Volume 96, Issue 15
Tuesday, September 24, 2002

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Business fat cats not so fat

By Paolo Zinatelli
Gazette Staff


A recently released study suggests that a Masters Business Administration degree does not result in an average starting salary higher than that of other Masters graduates.

Merrilyn Earl, a consultant for Mercer Human Resource Consulting, the company that conducted the study, said the annual survey questioned 135 organizations about starting salaries.

The survey asked employers the starting salaries for graduates with Masters of Science, MBA, Masters of Arts and PhD degrees, Earl said.

Across all industries, the average starting salary for an MBA graduate was $50,400 she said.

For MSc and MA graduates, it was $50,100 and $48,600 respectively, she added, pointing out the MBA average was not much higher.

"The key message we were trying to get across is that when you're thinking about grad starting salaries, it's where you apply [your degree]," Earl said.

The survey found that MBA graduates in the service sector had a starting average salary of $44,000, yet starting salary in the pharmaceutical sector is $63,400, Earl explained.

"I was very shocked, because it doesn't match the reality," said Ed Pearce, director of marketing and communications for the Richard Ivey School of Business.

According to Pearce, the average starting salary for an Ivey MBA graduate is $82,000.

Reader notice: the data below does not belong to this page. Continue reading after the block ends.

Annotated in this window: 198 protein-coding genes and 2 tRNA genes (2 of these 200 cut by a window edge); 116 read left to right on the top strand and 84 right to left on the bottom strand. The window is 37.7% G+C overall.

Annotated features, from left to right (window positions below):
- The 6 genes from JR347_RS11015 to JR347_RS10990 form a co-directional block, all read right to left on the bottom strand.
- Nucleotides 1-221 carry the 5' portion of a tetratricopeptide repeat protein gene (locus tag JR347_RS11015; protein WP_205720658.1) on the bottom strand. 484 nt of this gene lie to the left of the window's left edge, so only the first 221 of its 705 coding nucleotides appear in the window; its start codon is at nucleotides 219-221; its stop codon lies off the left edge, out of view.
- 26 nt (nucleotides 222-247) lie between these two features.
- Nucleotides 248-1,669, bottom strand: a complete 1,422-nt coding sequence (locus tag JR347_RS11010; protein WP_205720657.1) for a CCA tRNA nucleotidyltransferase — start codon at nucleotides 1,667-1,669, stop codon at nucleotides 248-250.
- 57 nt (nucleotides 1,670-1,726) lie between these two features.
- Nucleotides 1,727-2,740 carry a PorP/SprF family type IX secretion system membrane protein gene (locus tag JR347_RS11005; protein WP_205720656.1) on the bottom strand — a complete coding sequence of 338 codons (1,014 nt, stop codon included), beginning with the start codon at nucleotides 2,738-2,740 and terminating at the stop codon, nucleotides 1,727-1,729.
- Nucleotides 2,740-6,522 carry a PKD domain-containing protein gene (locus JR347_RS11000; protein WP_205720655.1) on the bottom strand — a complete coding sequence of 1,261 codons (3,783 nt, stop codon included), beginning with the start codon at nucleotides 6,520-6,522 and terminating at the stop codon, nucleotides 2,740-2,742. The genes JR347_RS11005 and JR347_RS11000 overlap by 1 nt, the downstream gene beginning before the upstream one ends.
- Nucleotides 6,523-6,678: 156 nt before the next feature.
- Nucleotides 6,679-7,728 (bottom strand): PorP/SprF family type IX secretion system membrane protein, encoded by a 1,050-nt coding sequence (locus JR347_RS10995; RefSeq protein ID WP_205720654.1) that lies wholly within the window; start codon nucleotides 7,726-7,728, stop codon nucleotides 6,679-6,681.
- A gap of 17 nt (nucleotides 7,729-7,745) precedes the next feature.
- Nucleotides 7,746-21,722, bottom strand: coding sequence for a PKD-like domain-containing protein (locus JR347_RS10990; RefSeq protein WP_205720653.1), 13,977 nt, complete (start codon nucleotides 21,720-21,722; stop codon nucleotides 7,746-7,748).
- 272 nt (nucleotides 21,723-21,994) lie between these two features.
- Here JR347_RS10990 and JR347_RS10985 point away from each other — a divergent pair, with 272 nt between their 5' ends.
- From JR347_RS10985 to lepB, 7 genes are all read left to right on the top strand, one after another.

"I would suspect that the same thing is true for the other big MBA programs [like Queen's University and the University of Toronto]," he added.

"There's probably some truth to the statement," said Alok Mohindra, a second-year MBA student and director of UWO Networking, speaking on behalf of the MBA Student Association.

"That being said, there is a wider variation in MBA salaries," Mohindra added.

"Any MBA [school] that has a starting salary around $50,000 would not be charging $20,000 a year [in tuition]. They wouldn't have any students," Mohindra said.

"It sort of goes to show that the whole idea of basing tuition fees on perspective salaries is not the way to go," said Jesse Greener, a graduate in physics and speaker for the Society of Graduates Students, concerning the study's results.

In deregulated programs, like MBA, tuition fees should be reduced, Greener said.

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2002 THE GAZETTE